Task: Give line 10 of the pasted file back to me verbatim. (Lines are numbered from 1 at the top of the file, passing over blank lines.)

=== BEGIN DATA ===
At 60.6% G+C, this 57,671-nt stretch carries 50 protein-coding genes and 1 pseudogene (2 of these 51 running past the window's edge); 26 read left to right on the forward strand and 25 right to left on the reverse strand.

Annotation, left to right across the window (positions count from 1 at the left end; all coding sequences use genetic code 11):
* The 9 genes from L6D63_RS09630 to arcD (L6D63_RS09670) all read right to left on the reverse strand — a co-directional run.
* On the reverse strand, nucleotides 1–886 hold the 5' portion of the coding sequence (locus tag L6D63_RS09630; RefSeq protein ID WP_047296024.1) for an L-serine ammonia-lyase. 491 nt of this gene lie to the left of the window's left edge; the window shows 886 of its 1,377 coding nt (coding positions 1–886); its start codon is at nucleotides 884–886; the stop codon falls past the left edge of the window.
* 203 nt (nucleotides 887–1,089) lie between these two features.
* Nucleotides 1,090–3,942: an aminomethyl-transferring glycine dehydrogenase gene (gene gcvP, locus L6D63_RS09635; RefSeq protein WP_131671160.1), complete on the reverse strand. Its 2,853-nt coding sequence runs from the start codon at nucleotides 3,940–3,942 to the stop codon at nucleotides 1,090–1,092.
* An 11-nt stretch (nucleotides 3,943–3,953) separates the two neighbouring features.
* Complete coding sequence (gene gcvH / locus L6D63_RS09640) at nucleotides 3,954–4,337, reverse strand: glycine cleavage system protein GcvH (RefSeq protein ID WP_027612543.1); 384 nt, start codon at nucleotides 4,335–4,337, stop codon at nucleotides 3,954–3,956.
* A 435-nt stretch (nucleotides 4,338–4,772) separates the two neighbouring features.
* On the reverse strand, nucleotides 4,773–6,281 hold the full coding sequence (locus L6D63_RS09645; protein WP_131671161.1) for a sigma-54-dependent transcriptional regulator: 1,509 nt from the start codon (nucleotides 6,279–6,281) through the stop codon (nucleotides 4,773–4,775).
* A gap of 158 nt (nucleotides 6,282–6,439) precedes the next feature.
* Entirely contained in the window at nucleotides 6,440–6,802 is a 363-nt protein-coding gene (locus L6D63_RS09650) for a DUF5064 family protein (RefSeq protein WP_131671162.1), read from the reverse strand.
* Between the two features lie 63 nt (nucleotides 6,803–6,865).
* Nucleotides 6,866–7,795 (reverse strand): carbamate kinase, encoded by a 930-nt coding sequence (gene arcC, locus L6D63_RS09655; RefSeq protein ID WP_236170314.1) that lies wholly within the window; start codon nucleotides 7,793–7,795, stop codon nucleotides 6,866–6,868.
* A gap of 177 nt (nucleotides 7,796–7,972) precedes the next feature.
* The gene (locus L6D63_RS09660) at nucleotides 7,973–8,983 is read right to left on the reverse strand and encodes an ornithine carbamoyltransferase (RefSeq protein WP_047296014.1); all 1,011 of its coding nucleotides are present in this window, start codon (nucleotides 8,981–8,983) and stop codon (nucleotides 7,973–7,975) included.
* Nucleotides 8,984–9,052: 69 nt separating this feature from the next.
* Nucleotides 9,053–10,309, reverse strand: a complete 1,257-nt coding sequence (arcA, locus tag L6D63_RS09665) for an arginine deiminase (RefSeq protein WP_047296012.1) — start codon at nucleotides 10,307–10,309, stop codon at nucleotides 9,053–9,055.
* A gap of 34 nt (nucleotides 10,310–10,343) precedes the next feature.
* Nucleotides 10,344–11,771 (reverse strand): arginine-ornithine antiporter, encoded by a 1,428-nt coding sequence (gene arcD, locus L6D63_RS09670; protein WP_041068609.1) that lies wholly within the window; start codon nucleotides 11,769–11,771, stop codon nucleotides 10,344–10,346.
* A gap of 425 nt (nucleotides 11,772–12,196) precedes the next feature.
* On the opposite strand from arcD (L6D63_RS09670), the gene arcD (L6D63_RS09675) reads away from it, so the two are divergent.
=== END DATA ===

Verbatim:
* On the reverse strand, nucleotides 4,773–6,281 hold the full coding sequence (locus L6D63_RS09645; protein WP_131671161.1) for a sigma-54-dependent transcriptional regulator: 1,509 nt from the start codon (nucleotides 6,279–6,281) through the stop codon (nucleotides 4,773–4,775).